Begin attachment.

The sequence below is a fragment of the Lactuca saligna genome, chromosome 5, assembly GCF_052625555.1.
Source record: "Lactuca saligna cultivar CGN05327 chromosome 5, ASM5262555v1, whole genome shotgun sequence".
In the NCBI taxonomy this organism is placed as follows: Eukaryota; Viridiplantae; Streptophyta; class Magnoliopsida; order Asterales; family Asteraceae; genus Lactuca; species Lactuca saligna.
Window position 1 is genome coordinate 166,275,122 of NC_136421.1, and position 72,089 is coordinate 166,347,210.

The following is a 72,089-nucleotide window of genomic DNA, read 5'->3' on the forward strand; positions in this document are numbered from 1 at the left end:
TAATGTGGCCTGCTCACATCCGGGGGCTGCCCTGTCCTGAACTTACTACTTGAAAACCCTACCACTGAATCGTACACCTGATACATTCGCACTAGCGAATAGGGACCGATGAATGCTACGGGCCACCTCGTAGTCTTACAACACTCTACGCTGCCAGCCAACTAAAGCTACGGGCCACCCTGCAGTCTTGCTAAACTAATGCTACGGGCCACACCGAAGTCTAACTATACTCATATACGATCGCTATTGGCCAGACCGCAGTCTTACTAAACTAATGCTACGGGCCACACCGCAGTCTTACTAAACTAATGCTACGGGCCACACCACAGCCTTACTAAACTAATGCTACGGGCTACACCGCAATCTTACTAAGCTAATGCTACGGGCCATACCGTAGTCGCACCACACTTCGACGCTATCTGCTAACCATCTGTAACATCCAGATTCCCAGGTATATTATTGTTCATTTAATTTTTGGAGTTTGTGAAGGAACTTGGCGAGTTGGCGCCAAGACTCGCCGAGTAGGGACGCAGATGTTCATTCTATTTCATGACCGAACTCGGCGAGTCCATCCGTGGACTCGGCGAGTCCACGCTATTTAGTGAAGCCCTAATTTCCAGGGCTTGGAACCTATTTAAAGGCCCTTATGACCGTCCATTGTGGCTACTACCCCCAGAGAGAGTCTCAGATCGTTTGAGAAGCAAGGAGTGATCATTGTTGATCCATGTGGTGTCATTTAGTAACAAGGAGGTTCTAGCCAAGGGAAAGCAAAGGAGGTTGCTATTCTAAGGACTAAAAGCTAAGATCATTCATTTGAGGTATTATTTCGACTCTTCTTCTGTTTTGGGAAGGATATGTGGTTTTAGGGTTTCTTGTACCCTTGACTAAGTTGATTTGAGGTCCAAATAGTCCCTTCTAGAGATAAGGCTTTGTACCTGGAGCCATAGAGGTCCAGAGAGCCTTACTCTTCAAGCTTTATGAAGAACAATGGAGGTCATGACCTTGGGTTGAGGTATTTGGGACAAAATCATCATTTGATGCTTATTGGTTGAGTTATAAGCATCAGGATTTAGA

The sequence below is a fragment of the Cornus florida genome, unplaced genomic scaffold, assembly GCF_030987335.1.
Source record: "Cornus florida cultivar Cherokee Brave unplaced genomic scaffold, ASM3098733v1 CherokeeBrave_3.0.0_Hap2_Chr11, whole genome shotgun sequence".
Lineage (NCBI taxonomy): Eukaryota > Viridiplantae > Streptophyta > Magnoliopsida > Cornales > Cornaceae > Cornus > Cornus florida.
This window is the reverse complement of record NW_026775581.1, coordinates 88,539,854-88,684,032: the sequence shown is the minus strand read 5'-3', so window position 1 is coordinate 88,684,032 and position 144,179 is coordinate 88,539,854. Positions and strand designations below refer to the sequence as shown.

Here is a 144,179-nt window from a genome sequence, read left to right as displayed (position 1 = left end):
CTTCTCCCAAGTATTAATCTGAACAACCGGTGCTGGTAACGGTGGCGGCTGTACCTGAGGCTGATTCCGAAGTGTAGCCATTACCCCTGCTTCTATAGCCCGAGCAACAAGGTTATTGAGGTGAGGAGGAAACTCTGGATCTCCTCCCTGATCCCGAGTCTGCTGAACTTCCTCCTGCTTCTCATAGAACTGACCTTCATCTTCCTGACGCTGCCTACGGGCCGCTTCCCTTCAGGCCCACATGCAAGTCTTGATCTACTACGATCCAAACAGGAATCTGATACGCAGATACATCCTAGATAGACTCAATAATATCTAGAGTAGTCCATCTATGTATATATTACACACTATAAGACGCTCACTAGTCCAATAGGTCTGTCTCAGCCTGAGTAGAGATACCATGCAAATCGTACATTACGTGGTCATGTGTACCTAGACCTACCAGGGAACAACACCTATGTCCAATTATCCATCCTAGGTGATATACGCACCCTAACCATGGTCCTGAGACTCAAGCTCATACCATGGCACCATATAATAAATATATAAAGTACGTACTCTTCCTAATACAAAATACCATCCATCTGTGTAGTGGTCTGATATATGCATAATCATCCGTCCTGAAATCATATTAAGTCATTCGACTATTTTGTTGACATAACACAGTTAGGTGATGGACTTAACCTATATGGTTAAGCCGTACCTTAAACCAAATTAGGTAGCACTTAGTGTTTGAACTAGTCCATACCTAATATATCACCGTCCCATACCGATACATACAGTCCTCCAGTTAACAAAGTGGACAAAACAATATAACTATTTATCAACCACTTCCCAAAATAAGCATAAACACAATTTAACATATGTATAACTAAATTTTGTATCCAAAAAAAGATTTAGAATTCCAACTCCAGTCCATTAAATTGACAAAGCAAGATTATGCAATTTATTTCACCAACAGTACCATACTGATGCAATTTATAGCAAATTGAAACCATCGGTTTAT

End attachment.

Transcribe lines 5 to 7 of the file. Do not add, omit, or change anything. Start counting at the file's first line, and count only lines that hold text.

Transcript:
The following is a 72,089-nucleotide window of genomic DNA, read 5'->3' on the forward strand; positions in this document are numbered from 1 at the left end:
TAATGTGGCCTGCTCACATCCGGGGGCTGCCCTGTCCTGAACTTACTACTTGAAAACCCTACCACTGAATCGTACACCTGATACATTCGCACTAGCGAATAGGGACCGATGAATGCTACGGGCCACCTCGTAGTCTTACAACACTCTACGCTGCCAGCCAACTAAAGCTACGGGCCACCCTGCAGTCTTGCTAAACTAATGCTACGGGCCACACCGAAGTCTAACTATACTCATATACGATCGCTATTGGCCAGACCGCAGTCTTACTAAACTAATGCTACGGGCCACACCGCAGTCTTACTAAACTAATGCTACGGGCCACACCACAGCCTTACTAAACTAATGCTACGGGCTACACCGCAATCTTACTAAGCTAATGCTACGGGCCATACCGTAGTCGCACCACACTTCGACGCTATCTGCTAACCATCTGTAACATCCAGATTCCCAGGTATATTATTGTTCATTTAATTTTTGGAGTTTGTGAAGGAACTTGGCGAGTTGGCGCCAAGACTCGCCGAGTAGGGACGCAGATGTTCATTCTATTTCATGACCGAACTCGGCGAGTCCATCCGTGGACTCGGCGAGTCCACGCTATTTAGTGAAGCCCTAATTTCCAGGGCTTGGAACCTATTTAAAGGCCCTTATGACCGTCCATTGTGGCTACTACCCCCAGAGAGAGTCTCAGATCGTTTGAGAAGCAAGGAGTGATCATTGTTGATCCATGTGGTGTCATTTAGTAACAAGGAGGTTCTAGCCAAGGGAAAGCAAAGGAGGTTGCTATTCTAAGGACTAAAAGCTAAGATCATTCATTTGAGGTATTATTTCGACTCTTCTTCTGTTTTGGGAAGGATATGTGGTTTTAGGGTTTCTTGTACCCTTGACTAAGTTGATTTGAGGTCCAAATAGTCCCTTCTAGAGATAAGGCTTTGTACCTGGAGCCATAGAGGTCCAGAGAGCCTTACTCTTCAAGCTTTATGAAGAACAATGGAGGTCATGACCTTGGGTTGAGGTATTTGGGACAAAATCATCATTTGATGCTTATTGGTTGAGTTATAAGCATCAGGATTTAGA

The sequence below is a fragment of the Cornus florida genome, unplaced genomic scaffold, assembly GCF_030987335.1.